Copyright © American Library Association. All rights reserved --This text refers to the Hardcover edition.

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20 of 20 people found the following review helpful By Friederike Knabe TOP 100 REVIEWER on Feb. 15 2007
Format: Hardcover Verified Purchase
Most of us will have little knowledge of the Biafra war, except, possibly, for the media's haunting images of starving children. Chimamanda Ngozi Adichie brings her people's world to us in this beautifully crafted, deeply moving, novel. Set in Nigeria during the 1960s, the narrative alternates between the optimistic early years of the decade and the civil war period at the end of it. With her extraordinary storytelling skill, Adichie draws the reader into an absorbing account of fictionalized realities that is impossible to put down - or to forget after the last page is read. With this, her second novel, she confirms her international reputation, established first with Purple Hibiscus, as one of the leading new voices of African literature.

While the war for Biafra's independence, born out of highly complex Nigerian and international political circumstances, provides the essential context for the novel, Adichie's focus is on the personal and private, the struggle of the civilian Igbo population. Her depiction of the horrors of war, the starvation and destruction is realistic. Yet she does not allow these scenes to take over and succeeds in not overwhelming the reader with them. By concentrating on one family and its close circle of friends and neighbours, Adichie creates an intimate portrait of these people's lives during both these critical periods. She paints her characters and their ongoing interactions against the panoramic view of events and environments that influence their lives and challenges their peace and even their existence.

Central to her story are the twin sisters, Olanna and Kainene, from a wealthy middleclass Igbo family. The beautiful Olanna leaves Lagos for a university environment to be with her political firebrand lover, the math professor Odenigbo.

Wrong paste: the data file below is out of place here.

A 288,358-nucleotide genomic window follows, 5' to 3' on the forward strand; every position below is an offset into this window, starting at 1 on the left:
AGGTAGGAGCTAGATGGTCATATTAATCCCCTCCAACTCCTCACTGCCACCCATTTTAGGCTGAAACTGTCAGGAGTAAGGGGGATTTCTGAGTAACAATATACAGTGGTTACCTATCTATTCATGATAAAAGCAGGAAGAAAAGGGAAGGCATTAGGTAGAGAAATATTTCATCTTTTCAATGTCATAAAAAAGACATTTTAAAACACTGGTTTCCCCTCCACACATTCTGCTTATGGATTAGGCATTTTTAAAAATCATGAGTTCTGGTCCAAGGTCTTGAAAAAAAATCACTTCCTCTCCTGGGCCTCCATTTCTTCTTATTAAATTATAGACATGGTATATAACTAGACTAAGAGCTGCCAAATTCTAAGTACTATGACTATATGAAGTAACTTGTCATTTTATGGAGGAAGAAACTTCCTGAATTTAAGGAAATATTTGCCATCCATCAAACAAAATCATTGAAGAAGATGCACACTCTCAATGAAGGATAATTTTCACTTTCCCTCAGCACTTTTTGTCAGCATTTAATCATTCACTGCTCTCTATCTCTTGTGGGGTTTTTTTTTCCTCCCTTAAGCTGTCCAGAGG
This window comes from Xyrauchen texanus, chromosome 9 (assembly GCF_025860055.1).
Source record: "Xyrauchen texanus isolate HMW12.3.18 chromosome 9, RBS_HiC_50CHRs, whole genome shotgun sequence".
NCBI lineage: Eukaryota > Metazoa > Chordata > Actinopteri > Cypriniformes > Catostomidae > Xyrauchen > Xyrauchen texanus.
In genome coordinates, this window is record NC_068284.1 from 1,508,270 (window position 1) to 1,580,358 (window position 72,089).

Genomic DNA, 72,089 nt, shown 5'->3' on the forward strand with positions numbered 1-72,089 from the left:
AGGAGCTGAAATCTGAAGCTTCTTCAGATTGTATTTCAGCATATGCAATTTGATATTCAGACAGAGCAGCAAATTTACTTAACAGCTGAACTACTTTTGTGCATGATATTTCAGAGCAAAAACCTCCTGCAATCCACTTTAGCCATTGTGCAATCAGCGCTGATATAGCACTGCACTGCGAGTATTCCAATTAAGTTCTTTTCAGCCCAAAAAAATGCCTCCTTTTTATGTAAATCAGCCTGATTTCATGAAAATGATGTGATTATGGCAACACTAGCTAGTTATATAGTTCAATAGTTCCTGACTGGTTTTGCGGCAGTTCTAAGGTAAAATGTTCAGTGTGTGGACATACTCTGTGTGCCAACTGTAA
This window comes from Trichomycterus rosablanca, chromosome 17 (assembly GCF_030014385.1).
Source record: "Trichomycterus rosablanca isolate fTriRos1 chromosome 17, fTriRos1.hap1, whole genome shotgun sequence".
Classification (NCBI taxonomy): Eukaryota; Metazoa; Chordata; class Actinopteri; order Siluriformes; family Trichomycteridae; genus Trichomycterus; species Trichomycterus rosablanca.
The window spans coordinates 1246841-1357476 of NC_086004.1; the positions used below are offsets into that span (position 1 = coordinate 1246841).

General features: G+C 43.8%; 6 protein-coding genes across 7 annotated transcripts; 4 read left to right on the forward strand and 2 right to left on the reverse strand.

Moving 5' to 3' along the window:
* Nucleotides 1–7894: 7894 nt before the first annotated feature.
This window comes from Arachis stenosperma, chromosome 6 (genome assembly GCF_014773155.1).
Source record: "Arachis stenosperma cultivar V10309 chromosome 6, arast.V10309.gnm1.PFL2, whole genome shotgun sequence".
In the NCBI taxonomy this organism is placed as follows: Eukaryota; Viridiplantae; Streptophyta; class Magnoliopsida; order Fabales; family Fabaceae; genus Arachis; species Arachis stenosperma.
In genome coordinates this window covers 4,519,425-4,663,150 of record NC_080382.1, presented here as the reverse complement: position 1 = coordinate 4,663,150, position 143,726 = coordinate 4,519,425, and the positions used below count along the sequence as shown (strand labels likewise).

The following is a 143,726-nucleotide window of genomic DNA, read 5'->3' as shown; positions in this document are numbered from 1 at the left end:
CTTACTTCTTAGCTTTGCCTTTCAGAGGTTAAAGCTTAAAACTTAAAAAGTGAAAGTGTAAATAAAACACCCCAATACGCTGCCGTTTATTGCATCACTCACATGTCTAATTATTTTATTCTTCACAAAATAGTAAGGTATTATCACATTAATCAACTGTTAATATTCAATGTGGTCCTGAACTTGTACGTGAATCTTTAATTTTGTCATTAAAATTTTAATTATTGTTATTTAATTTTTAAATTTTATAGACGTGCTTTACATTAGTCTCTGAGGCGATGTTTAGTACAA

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5 of 5 people found the following review helpful By Shelley T. Malo on March 19 2009
Format: Paperback
I had been suffering from an inability to complete a novel for a period of months. I found myself losing interest mid-way through books and thought something was wrong with me. I joined a book club and through discussion with the members thought perhaps it was the books I was reading and not me. When it was my turn to host the book club I chose this novel and began reading with trepidation. Well I was fully engaged from start to finish and confirmed that it wasn't me, the problem was in fact the books I had been reading!
I loved this book, as did the other members of my club. I found the characters so real and interesting and their stories consuming. I learned a great deal from this book, not only the history of this civil war, but also about people. I love the way the author set her story in such a horrific time without making the novel feel like a prelude to depression and hopelessness. The book was real and not without tragedy, yet hope and resilience were the prevailing themes. The book follows many characters without confusing the reader or watering down their stories. It truly is the work of a highly skilled author!
Definitely on a must read list and my current number one recommendation.